This chapter discusses the application of adhesive RGD-peptides and their molecular mimetics as the inhibitors of several cardiovascular and immunological processes. The tetrapeptide RGDS plays a role of the adhesive site of fibronectin. The Arg (R) and Asp (D) residues present in the tetrapeptide play crucial role in this activity. The peptides containing the RGD sequence compete with fibronectin for cellular receptors and may act as anti-adhesive substances. Platelet aggregation consists of the cross-linking of fibrinogen or von Willebrand factor to the GPIIb/IIIa platelet integrin receptor. It takes place during the development of such cardiovascular diseases as myocardial infarction, transient ischemic attacks, strokes, and so on. Disintegrins, very potent inhibitors of the GPIIb/IIIa receptors, are polypeptides containing the exposed RGD motif obtained from the venom of Viperidae snakes and leaches. In barbourin and ussuristatin, only the RGD motif is changed into the KGD sequence. An RGD amide is sufficient for platelet aggregation inhibition at a high concentration. A very important role of RGD peptides in immunological phenomena results from the principal role of adhesion in the immune cell interactions. It plays a key role in antigen presentation, in antibody response, T cell help and suppression, aninflammatory processes, as well as in cytotoxic killing.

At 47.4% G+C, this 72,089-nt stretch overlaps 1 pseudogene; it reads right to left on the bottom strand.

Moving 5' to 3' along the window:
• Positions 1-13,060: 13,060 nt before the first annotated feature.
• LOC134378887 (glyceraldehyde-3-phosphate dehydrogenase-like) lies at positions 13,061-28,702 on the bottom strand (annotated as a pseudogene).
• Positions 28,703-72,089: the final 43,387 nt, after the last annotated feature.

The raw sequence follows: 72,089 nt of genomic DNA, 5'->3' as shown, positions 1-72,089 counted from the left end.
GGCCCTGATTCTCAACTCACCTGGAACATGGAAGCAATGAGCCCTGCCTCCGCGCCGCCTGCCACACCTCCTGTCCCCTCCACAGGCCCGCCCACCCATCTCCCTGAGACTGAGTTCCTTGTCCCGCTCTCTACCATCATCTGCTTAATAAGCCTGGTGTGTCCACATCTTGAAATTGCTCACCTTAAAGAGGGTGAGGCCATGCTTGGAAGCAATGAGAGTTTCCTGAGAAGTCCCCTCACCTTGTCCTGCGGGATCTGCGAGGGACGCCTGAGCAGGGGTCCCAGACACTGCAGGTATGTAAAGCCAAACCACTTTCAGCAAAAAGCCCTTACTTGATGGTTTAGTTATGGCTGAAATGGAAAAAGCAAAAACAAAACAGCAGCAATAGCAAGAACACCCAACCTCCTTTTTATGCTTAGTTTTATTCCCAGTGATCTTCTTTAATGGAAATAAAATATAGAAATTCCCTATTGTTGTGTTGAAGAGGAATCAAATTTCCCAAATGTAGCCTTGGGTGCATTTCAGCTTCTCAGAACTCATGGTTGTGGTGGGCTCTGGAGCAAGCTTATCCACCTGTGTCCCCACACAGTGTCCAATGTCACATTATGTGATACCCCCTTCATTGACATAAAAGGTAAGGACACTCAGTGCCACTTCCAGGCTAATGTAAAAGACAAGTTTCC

ASJC Scopus subject areas
- Biochemistry, Genetics and Molecular Biology(all)